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Ex-Met Police detective: “We made suspects bolder and braver”

Jess McDonald, who left the Metropolitan Police two years ago, opens up about the problems – and misconceptions – of an embattled force.

By Anoosh Chakelian

Everything about working in the Metropolitan Police shocked Jess McDonald when she joined, as a true crime and Line of Duty fan, in spring 2018. Officers dismissing complex sex crimes as just another “classic crap rape”. A black man arrested, charged and held simply for banging on his own front door when locked out. Instructions to practise stop-and-search on the homeless. The detective sergeant, poised to lead a rape unit, caught photographing his female colleague in the shower in shared police digs.

But etched in her memory were her fellow women on the rape team all telling her the same thing: that they “wouldn’t report it” if they themselves were raped. “The first few times I heard it, I was absolutely shocked,” the former detective constable told me, her eyes still widening at the memory five years after she joined the force – and two years since she left, burnt out. “But increasingly you realise women don’t have access to justice, essentially.”

We sat one morning at a table beside the steamy kitchen hatch of E Pellicci, a beloved Italian caf in the East End of London dating back to 1900. The only place, I’m told, where local cops would sit at one table and the Kray twins at another. Condensation dribbled down the art deco wood panelling as tables filled with fry-ups and mugs of tea. Beneath the owner Nev’s gatling-gun Italian and the rumble of regulars, McDonald told me this was her “oasis” when working at Bethnal Green police station.

Wearing a black denim shirt dress and gold jewellery, and her long brown hair down in a glossy sweep, McDonald, 36, didn’t look like your stereotypical grizzled detective. She never even had to do time in uniform, as one of the first recruits to the Met’s fast-track direct entry detective scheme. Just four of her class of 15 still work for the force.

Nev brought her a cappuccino with a heart pattern on top, especially for her: “Where’ve you been, Jess, undercover? We’ve missed ya!” Tipping a spoonful of sugar into her coffee, McDonald smiled a little sadly. After what she described as a “sheltered upbringing in rural Cheshire”, and drifting through her twenties between unsatisfying jobs in advertising, finance, and selling timeshares from a Bali treehouse, she had fixated on becoming a detective.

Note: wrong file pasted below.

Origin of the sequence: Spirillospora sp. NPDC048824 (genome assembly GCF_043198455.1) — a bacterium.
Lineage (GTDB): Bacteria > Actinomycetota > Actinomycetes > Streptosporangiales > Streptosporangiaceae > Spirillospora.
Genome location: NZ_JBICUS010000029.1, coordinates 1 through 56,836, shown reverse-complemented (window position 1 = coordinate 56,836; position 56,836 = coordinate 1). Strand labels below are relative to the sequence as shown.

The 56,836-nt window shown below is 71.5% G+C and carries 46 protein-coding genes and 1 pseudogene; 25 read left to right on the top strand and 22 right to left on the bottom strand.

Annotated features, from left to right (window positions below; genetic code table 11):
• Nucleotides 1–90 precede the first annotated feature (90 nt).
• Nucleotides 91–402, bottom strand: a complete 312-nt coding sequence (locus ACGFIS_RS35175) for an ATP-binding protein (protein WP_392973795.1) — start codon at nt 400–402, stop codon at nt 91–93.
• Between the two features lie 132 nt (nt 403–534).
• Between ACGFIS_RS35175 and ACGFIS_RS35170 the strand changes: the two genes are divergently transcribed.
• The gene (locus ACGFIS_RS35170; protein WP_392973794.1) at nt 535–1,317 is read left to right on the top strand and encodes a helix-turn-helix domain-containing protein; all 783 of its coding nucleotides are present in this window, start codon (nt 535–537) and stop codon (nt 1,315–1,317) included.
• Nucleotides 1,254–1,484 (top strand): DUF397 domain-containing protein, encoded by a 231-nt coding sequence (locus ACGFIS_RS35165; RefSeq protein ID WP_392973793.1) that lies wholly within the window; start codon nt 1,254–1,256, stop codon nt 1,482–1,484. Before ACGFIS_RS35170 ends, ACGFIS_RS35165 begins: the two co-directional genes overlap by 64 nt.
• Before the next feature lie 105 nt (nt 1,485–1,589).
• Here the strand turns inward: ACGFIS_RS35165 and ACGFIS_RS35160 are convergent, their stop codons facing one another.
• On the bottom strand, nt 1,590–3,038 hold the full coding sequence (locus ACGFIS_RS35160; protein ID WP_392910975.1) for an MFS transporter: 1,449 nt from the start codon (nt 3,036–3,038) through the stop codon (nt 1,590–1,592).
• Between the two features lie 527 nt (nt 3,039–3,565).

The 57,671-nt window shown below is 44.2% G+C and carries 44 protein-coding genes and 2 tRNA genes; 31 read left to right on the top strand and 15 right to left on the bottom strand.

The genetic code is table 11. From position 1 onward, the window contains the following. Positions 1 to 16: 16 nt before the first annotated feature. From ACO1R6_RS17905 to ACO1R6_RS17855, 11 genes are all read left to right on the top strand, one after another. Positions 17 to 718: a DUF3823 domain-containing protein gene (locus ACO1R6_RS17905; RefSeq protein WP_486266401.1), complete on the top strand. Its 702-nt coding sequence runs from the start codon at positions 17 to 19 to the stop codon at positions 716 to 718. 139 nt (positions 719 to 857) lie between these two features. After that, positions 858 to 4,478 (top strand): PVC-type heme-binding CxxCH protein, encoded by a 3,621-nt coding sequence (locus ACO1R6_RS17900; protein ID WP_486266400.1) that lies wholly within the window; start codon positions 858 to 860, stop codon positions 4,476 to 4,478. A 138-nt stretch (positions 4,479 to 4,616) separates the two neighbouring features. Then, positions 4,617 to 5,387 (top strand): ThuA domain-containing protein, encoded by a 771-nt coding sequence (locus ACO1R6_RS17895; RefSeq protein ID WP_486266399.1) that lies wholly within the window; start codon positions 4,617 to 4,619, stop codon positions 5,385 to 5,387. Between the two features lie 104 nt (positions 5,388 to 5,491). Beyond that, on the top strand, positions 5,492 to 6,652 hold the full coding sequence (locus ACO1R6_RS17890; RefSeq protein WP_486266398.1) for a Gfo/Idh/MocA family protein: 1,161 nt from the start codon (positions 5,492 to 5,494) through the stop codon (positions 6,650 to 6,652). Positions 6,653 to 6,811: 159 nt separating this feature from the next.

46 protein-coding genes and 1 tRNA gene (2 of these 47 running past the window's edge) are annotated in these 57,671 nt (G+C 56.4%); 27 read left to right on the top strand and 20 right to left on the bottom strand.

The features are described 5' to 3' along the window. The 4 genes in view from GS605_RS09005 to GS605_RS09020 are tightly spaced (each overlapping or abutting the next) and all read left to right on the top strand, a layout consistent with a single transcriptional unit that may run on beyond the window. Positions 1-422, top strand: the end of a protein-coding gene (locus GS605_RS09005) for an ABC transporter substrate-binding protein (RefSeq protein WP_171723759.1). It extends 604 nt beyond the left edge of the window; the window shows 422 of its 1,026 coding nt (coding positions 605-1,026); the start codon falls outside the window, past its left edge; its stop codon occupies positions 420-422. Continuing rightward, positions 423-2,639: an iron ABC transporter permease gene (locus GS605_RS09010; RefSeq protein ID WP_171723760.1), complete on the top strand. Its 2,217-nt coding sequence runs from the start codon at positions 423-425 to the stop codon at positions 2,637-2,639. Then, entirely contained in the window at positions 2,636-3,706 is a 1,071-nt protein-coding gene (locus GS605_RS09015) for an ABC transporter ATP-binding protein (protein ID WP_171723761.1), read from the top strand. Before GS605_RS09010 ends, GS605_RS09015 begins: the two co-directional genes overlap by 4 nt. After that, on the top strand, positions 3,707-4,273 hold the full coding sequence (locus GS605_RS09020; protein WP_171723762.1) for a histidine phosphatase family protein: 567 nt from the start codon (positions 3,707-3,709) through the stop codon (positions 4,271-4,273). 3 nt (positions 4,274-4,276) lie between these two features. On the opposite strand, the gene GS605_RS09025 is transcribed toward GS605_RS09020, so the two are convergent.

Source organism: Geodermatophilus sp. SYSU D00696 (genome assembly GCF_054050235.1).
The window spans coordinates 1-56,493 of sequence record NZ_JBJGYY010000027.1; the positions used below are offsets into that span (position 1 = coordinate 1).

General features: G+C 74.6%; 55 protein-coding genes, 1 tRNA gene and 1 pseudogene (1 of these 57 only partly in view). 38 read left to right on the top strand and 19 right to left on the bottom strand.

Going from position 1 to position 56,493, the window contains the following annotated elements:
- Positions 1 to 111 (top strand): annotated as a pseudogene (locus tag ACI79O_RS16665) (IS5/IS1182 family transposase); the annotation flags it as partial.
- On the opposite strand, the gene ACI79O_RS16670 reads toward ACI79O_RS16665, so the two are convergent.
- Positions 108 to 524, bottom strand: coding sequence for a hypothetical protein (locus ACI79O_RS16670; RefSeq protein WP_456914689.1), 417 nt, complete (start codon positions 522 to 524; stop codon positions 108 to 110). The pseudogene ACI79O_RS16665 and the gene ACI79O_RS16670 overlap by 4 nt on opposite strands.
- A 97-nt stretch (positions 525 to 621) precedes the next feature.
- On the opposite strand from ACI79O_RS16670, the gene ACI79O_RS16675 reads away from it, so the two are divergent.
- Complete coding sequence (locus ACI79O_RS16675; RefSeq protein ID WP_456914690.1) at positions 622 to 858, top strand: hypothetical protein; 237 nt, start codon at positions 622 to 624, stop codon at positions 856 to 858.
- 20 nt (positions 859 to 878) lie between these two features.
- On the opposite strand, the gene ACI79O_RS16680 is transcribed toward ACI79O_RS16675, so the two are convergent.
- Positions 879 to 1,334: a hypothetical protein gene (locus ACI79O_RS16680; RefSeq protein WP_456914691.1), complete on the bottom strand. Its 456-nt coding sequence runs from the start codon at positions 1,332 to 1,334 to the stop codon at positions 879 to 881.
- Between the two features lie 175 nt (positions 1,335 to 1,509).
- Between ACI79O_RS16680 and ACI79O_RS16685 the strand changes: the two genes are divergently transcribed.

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The reality, so different from her favourite TV dramas, was a slog of poor resources, sadistic sergeants and failed victims. She was bullied by two bosses, who belittled her and singled her out: scheduling her first night shift on her birthday, meticulously listing her trivial mistakes (like failing to attend the Met’s Christmas carol concert), chastising her for requesting holiday, and bragging about writing “damning” appraisals to “destroy” her career. Nothing happened when she complained. There was a “culture of silence” around badly behaved officers, she told me. For a short period she was signed off with depression, and then had PTSD diagnosed as she left.

[See also: What’s gone wrong with British policing?]

In the sexual and domestic violence team, individually managing a 20-person caseload at any one time, McDonald was dismayed at how little she could help victims. Only 1.9 per cent of rape cases recorded by police in England and Wales result in a suspect being charged; for domestic violence, the charge rate is about 5 per cent. The men in charge told her it wasn’t her “job to care” about what happened to the many women left without justice. “They’d say: ‘If he kills her, he kills her, it won’t come back on you.’ ”